Klondike Korner: Making the Town an Art Gallery

Dawson City itself becomes the art gallery for the year-end exhibition of work by the students at the KIAC School of Visual Arts (SOVA).

KIAC stands for Klondike Institute of Art and Culture. It is the program arm of the 10-year-old Dawson City Arts Society (DCAS) and is one of the three partners, with Yukon College and the Tr’ondëk Hwëch’in, in the governance structure of SOVA, which celebrates its third year of operation this month.

As DCAS and KIAC operate out of the revived Odd Fellows Hall at the corner of Princess Street and 2nd Avenue, so SOVA operates out of the renovated and improved former territorial administration building and liquor store at the corner of Queen Street and 3rd Avenue.

Over the next year, the building lot beside SOVA will become the permanent home for the Dawson campus of Yukon College, which has been shuffled from building to building over the last two decades and once occupied a portion of the second floor of the SOVA building. The two schools will be joined as one structure.

For its final exhibit of the year, the class used the SOVA Gallery on the main floor to show off the range of projects the students had been involved in as part of faculty member Veronica Verkley’s 2-Dimensional and 3-Dimensional Studio courses, including pieces in leather, paintings, collage, flip books, lino cuts, textile work, animations and mechanical constructions.

Graham Everitt’s mechanical winged lizard was particularly tempting and people kept trying to make it move in spite of clear labelling asking them not to.

A flattened muffler and tail pipe assembly, which was then used to make a print of the object, was a reminder of last fall’s Extreme Print Making project.

There was considerably less variety in the exhibit at the ODD Gallery where the fifth Over the Wire project, under the direction of faculty member Charles Stankievech, had paired the students with New York conceptual artist Lawrence Weiner.

Over the Wire is described as “a unique curriculum-based project series that creates an exchange between an established artist and the KIAC School of Visual Arts. Celebrating the extreme remoteness of the school, the project mediates the geographical distance by fostering a correspondence — both literally and aesthetically — between the artist and the students. Each semester, a set of instructions created by a distant artist is delivered to the students in order to produce a new work.”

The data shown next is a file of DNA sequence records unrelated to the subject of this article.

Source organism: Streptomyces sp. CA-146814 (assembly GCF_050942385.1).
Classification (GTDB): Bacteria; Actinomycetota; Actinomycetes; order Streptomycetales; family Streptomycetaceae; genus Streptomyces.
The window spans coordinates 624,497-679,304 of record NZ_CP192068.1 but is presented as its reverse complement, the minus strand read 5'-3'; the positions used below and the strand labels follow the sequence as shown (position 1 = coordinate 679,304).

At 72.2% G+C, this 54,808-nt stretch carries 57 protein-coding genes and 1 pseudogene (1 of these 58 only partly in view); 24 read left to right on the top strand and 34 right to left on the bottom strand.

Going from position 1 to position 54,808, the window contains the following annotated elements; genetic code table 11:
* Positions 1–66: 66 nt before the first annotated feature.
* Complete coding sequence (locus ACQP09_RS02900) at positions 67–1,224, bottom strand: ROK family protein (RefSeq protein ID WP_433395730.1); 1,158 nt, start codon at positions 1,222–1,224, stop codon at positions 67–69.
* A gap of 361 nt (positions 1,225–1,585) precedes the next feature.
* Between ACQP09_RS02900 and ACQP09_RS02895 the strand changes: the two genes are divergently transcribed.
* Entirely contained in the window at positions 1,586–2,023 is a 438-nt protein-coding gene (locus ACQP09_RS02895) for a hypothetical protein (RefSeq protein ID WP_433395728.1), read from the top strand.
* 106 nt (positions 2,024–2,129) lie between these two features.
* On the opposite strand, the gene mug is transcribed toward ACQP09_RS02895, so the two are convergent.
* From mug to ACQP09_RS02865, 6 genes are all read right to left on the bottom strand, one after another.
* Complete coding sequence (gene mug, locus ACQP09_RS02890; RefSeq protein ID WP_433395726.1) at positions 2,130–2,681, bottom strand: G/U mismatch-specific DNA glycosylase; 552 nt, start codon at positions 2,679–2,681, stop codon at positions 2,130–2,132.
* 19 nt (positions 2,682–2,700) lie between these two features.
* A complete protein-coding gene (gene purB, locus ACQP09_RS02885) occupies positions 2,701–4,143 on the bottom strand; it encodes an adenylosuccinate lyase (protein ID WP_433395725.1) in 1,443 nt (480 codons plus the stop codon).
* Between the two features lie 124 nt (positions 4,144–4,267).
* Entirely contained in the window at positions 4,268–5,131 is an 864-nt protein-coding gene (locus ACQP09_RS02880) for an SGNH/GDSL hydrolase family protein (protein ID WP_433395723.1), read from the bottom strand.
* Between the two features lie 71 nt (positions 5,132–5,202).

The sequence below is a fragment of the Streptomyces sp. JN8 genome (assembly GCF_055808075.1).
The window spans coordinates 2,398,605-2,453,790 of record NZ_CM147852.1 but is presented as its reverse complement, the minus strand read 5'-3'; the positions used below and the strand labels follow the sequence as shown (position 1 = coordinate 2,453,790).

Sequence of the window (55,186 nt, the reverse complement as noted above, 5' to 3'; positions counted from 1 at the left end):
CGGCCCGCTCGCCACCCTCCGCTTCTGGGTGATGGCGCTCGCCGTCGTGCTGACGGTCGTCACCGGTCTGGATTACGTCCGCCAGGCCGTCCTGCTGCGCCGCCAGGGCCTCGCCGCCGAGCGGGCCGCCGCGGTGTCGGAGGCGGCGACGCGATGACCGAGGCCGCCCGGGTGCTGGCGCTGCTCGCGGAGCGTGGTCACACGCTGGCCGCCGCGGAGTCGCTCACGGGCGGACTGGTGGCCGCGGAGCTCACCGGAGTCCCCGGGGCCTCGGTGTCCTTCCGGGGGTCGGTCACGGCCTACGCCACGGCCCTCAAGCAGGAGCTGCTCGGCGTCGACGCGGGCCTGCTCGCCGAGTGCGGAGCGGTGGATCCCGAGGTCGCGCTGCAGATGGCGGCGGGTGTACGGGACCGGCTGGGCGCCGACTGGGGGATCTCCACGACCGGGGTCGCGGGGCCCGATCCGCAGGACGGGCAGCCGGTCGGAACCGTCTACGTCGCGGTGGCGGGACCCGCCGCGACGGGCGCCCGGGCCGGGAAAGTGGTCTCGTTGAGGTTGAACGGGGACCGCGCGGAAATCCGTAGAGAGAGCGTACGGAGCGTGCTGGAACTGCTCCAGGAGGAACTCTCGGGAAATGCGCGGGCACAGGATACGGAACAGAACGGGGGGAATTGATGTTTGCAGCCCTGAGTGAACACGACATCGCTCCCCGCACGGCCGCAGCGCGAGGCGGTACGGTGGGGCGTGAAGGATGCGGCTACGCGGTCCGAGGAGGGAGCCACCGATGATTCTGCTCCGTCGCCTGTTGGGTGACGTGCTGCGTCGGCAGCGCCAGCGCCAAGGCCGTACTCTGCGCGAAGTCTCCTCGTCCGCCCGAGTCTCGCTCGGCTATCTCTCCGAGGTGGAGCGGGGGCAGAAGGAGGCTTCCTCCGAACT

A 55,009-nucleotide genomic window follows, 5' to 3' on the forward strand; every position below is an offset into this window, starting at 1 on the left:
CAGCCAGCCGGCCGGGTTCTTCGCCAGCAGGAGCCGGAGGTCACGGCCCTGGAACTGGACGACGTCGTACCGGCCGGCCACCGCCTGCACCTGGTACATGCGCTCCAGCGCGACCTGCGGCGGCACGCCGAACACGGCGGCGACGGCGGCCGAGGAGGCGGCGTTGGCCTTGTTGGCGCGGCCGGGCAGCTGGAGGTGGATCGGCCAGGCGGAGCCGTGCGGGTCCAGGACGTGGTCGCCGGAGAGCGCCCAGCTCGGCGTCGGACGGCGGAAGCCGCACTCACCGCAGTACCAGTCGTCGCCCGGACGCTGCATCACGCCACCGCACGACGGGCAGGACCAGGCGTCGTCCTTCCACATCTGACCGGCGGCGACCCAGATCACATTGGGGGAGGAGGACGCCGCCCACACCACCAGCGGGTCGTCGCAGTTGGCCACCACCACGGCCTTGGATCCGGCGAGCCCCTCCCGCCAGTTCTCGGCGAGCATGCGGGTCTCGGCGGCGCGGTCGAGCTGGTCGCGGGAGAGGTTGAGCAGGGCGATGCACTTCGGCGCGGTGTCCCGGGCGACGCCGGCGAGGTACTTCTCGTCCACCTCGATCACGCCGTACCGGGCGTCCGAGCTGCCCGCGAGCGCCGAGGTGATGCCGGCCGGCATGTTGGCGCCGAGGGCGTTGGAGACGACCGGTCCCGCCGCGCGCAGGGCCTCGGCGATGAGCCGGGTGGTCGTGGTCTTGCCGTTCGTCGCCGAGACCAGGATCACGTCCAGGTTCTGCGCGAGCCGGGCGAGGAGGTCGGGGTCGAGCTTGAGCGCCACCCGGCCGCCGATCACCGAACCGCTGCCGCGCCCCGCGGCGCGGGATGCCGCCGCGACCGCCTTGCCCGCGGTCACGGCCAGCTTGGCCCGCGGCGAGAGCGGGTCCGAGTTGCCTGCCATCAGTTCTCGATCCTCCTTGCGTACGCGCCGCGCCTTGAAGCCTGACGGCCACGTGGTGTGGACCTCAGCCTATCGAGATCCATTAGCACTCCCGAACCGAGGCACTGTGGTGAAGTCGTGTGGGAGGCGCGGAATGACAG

In 1969, Weiner went on record stating that “his art ‘need not be built’ to exist … and refined his artistic practice into a strategy that confronted the public with concise textual statements painted on gallery walls and printed in paperback books.”

His 1969 project was called A Translation of One Language to Another, and it is that project that SOVA students were challenged to interpret on the walls and ceiling of the ODD Gallery, using isolated phrases paired with a chosen font or typeface and located in a particular portion of the gallery room.

That left lots of space for the wine, cheese, vegetable and fruit plates in the centre of the room.

Scattered about the community between the Dänojà Zho Cultural Centre on Front Street and a log home at the other end of town, was a series of 12 works created by the students as part of a joint English/art assignment set by faculty member Jen Laliberte.

Most of these Last Maps of the Heart were situated behind windows in such buildings as the Red Feather Saloon, Westminster Hotel and the Palace Grand Theatre, but there were two behind derelict gas pumps at Klondike Motors and one descriptive map was laminated and attached to the fence in front of the house where one of the class members grew up when her family lived in Dawson.

The roving audience got a taste of these in between the two galleries, but one would need a map (available at the galleries) and an hour or so of daylight walking about to see them all.

All of the exhibits will be on display until May 7.

After 32 years teaching in rural Yukon schools, Dan Davidson retired from that profession but continues writing about life in Dawson City.

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